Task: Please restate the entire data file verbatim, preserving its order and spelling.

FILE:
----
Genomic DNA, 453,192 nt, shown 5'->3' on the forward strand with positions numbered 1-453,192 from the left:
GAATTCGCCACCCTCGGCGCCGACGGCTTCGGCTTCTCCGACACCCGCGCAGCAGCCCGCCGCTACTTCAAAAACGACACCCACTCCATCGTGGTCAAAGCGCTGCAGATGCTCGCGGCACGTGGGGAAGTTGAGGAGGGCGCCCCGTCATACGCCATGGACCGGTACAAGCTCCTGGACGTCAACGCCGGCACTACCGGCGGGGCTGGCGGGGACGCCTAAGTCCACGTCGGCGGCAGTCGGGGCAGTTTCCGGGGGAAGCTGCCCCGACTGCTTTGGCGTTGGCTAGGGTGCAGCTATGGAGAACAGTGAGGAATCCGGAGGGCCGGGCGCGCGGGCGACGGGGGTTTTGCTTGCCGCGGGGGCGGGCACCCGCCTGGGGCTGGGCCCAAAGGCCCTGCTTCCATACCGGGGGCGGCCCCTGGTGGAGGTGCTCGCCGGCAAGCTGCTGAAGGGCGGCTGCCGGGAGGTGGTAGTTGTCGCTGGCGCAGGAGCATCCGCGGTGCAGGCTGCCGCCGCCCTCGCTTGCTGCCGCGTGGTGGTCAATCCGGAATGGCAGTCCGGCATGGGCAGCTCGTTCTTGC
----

Genomic DNA, 453,192 nt, shown 5'->3' on the forward strand with positions numbered 1-453,192 from the left:
GAATTCGCCACCCTCGGCGCCGACGGCTTCGGCTTCTCCGACACCCGCGCAGCAGCCCGCCGCTACTTCAAAAACGACACCCACTCCATCGTGGTCAAAGCGCTGCAGATGCTCGCGGCACGTGGGGAAGTTGAGGAGGGCGCCCCGTCATACGCCATGGACCGGTACAAGCTCCTGGACGTCAACGCCGGCACTACCGGCGGGGCTGGCGGGGACGCCTAAGTCCACGTCGGCGGCAGTCGGGGCAGTTTCCGGGGGAAGCTGCCCCGACTGCTTTGGCGTTGGCTAGGGTGCAGCTATGGAGAACAGTGAGGAATCCGGAGGGCCGGGCGCGCGGGCGACGGGGGTTTTGCTTGCCGCGGGGGCGGGCACCCGCCTGGGGCTGGGCCCAAAGGCCCTGCTTCCATACCGGGGGCGGCCCCTGGTGGAGGTGCTCGCCGGCAAGCTGCTGAAGGGCGGCTGCCGGGAGGTGGTAGTTGTCGCTGGCGCAGGAGCATCCGCGGTGCAGGCTGCCGCCGCCCTCGCTTGCTGCCGCGTGGTGGTCAATCCGGAATGGCAGTCCGGCATGGGCAGCTCGTTCTTGC